Oftentimes, the most identifiable feature of animals or even other humans, is the face. An international team of scientists from France and Sweden has now published a new paper presenting fossil evidence regarding the evolution of the face.
The team of researchers from France and Sweden has presented fossil evidence from an armored fish called Romundina, which may provide clues to the evolutionary origins of the jawed vertebrates. Romundina is a fish that swam in ancient oceans 410 million years ago. The scientists working on the study used micron resolution X-ray imaging provided by the European Synchrotron Radiation Facility (ESRF) to reconstruct a possible step-by-step roadmap of the evolution of the jaw. The team published their findings as well as the three dimensional reconstruction images in the online journal Nature.
"Without the intense X-rays produced at the ESRF, we would not have been able to create a virtual representation of the internal structures of the skull," says ESFR scientist Sophie Sanchez.
There are generally two types of vertebrates, Agnatha and Gnathostomata. Agnatha are vertebrates that do not posses jaws while Gnathostomata are jawed vertebrates. The jaw is one of the most defining features of the face, which is why people often see jawless vertebrates, such as hagfishes and lampreys, as alien-like and strange. Jawed vertebrates, on the other hand, are both numerous and familiar. Humans, dogs, cats as well as most fishes belong to the infraphylum Gnathostomata. However, scientists have long been pondering over the origin of the jaw.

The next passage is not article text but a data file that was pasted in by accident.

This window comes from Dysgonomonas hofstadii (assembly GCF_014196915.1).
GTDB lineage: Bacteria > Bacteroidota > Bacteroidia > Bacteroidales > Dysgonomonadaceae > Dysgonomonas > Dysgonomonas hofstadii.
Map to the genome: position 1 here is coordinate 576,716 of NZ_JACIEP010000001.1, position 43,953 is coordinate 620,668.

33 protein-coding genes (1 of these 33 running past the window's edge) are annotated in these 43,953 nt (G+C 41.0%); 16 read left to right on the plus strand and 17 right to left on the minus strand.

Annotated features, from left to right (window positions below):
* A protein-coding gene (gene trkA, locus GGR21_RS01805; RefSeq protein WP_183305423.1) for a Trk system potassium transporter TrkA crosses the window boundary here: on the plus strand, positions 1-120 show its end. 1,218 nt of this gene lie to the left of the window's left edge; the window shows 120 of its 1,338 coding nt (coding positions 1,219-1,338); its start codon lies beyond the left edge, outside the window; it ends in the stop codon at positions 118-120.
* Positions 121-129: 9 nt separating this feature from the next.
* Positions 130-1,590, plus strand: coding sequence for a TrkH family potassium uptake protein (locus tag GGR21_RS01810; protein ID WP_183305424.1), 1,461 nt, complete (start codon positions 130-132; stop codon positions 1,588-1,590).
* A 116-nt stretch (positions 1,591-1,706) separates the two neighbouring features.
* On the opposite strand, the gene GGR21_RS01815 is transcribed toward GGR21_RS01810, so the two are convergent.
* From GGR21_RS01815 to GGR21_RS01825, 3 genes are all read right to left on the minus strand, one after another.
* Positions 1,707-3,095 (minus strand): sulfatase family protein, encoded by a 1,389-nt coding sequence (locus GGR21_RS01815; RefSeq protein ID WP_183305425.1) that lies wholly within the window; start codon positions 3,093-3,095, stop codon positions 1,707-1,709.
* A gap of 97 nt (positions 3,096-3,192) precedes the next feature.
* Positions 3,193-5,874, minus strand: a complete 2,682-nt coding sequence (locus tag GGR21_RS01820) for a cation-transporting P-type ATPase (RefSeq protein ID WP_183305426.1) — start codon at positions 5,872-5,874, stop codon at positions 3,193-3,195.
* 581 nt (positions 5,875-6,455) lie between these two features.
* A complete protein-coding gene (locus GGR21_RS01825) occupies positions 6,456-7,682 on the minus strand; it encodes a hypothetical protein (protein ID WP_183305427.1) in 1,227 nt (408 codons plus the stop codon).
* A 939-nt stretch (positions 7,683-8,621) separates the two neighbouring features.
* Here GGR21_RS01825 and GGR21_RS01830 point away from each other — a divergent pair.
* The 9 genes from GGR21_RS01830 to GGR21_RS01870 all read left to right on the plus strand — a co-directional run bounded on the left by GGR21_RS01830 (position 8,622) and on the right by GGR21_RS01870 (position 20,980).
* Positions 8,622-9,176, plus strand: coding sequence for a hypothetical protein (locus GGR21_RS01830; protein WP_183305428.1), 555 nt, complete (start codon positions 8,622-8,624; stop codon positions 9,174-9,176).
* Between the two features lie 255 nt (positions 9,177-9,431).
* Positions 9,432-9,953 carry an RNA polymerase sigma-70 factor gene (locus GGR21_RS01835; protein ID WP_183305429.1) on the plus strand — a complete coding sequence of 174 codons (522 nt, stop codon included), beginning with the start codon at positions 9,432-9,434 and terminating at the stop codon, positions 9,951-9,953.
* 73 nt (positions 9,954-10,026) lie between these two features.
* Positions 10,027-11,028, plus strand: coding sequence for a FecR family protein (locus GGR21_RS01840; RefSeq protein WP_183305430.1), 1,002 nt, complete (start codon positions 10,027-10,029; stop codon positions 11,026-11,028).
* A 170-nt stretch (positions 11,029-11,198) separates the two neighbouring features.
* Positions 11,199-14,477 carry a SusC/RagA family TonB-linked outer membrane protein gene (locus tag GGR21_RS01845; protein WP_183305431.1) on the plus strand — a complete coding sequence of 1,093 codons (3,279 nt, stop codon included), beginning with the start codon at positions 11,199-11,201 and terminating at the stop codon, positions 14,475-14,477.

"In effect, Romundina has the construction of a jawed vertebrate but the proportions of a jawless one", says co-lead author Per Ahlberg from the Uppsala University. "This shows us that the organization of the major tissue blocks was the first thing to change, and that the shape of the head caught up afterwards."
When looking at jawless vertebrate embryos, forward tissue growth is pronounced in the areas to the left and the right sides of the brain. The tissues meet up in the middle of the head forming a large upper lip. Another characteristic seen in jawless vertebrates is the presence of a single, vertical "nostril." For jawed vertebrates however, the same pronounced tissue growth occurs in the middle line to the lower part of the forward section of the brain. The tissues push between two nasal sacs that open up into two orifices giving jawed vertebrates their distinctive twin nostrils. The fact that jawed vertebrates have more elongated brains compared to jawless vertebrates also results in nostrils that are positioned in the more forward section of the face.
While the features of both jawless and jawed vertebrates are well known to scientists, little is known about the period of evolution when jawless vertebrates evolved into jawed vertebrates. This is where Romundina comes in.
Like modern jawed vertebrates, Romundina have two nostrils. However, they are positioned in a manner similar to jawless vertebrates.
"This skull is a mix of primitive and modern features, making it an invaluable intermediate fossil between jawless and jawed vertebrates", says co-lead author Vincent Dupret, who is also from the Uppsala University.
The scientists used the high-resolution X-ray images of a Romundina skull and the skulls of other fossil fishes in different stages of jaw evolution to complete their step-by-step evolutionary roadmap.